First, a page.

How Glucosamine works on arthritis:
Glucosamine sulfate is a natural substance that can be found around the cartilage cells. Glucosamine is actually an amino sugar that the body synthesizes and then distributes it to connective tissues. The body produces an exact amount of glucosamine which is used for the maintenance of healthy joints. As we grow older, the body loses its ability to produce enough glucosamine to maintain very good joint health. Current research shows that glucosamine may slow down the progression of arthritis by keeping the joint cartilage healthy. It also helps in easing the pain caused by osteoarthritis, rehabilitation of cartilage, joint repair, stimulation of proteoglycans and glycosaminoglycans, and renewal of synovial fluid.
Side Effects and Precautions of Glucosamine:
Glucosamine is fairly safe and does not carry the worrying side effects of NSAIDs. Some people may experience stomach cramps or loose stools.
Forms, Dosage and Brand Names of Glucosamine:
Adults: 1,500 mg a day given as 500 mg tablets or capsules three times a day.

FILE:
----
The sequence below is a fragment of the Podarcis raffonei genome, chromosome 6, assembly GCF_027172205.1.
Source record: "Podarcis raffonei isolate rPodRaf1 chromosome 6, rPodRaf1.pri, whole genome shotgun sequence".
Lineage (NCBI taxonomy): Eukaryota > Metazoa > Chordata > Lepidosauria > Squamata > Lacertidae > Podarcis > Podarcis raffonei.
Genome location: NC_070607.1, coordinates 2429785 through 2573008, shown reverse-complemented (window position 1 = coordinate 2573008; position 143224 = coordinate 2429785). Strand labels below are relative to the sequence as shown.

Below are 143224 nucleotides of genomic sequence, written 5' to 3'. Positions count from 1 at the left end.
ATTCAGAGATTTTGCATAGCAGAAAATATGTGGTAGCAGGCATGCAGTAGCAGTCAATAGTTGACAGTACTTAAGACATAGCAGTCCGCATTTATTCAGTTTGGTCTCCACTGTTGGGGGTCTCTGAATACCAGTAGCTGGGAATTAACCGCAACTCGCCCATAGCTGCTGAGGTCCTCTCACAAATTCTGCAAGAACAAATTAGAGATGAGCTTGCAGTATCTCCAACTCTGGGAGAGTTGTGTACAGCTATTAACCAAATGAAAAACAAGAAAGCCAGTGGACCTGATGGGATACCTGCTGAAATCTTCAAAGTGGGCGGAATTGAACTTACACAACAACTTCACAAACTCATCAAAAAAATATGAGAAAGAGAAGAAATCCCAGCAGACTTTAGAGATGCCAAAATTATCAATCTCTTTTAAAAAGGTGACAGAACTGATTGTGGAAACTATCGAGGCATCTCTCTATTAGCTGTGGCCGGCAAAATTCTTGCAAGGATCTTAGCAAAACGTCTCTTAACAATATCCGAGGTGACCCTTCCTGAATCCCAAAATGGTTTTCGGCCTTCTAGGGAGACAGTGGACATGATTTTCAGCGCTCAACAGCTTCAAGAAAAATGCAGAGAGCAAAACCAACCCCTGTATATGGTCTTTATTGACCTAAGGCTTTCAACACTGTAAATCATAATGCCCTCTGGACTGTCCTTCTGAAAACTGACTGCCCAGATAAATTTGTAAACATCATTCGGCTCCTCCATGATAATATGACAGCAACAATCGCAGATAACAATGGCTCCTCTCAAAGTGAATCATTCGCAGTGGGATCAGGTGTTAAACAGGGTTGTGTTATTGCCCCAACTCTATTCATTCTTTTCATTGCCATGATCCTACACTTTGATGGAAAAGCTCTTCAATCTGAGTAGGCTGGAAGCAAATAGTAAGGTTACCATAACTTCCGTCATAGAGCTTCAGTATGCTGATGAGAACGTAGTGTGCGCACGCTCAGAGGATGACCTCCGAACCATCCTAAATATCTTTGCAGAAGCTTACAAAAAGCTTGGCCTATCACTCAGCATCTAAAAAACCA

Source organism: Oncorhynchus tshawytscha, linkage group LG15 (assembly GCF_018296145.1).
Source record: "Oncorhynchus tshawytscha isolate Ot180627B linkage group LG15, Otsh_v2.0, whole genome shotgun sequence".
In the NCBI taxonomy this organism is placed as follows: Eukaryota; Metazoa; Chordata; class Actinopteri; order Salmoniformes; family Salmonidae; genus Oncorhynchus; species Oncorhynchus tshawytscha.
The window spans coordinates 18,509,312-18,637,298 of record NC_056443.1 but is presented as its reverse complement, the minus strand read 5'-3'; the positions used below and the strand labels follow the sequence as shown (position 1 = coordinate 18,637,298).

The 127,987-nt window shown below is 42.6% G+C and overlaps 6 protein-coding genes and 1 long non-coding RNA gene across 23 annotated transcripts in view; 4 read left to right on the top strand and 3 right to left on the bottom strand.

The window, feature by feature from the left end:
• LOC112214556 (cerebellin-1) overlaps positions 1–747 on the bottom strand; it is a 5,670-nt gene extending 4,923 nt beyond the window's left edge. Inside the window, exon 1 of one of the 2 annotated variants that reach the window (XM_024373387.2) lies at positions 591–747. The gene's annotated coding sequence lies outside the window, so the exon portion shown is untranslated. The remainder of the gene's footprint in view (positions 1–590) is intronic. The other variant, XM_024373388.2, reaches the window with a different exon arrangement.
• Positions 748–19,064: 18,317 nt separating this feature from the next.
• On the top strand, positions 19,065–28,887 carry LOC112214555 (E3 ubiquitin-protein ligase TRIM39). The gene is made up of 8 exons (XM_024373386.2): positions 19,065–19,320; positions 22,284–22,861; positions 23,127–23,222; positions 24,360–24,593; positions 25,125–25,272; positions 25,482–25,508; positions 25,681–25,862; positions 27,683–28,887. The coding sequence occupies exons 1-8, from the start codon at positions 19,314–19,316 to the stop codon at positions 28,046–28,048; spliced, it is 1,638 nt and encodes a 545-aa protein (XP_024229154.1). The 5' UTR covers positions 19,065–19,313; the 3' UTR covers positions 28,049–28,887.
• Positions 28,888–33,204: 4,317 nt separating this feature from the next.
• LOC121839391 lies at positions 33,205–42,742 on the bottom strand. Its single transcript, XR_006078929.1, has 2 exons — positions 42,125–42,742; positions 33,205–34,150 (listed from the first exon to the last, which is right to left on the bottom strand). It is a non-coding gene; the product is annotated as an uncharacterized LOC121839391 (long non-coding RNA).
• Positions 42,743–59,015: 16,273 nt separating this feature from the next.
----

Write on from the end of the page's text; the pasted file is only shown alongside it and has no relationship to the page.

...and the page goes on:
Pregnant Women: It is best not to take glucosamine until more is known about the effects of this supplement.
Children: Not recommended
References about Glucosamine and Arthritis:
Reginster JY, Gillot V, Bruyere O, Henrotin Y. Evidence of nutriceutical effectiveness in the treatment of osteoarthritis. Curr Rheumatol Rep 2000; 2: 472-77.
Constantz RB. Hyaluronan, glucosamine and chondroitin sulfate: roles for therapy in arthritis? In: Kelley WN, Harris ED, Ruddy S, Sledge CB, eds. Textbook of rheumatology. Philadelphia: WB Saunders, 1998.
Deal CL, Moskowitz RW. Nutraceuticals as therapeutic agents in osteoarthritis: the role of glucosamine, chondroitin sulfate, and collagen hydrolysate. Rheum Dis Clin North Am 1999; 25: 379-95.
McAlindon TE, LaValley MP, Gulin JP, Felson DT. Glucosamine and chondroitin for treatment of osteoarthritis: a systematic quality assessment and meta-analysis. JAMA 2000; 283: 1469-75.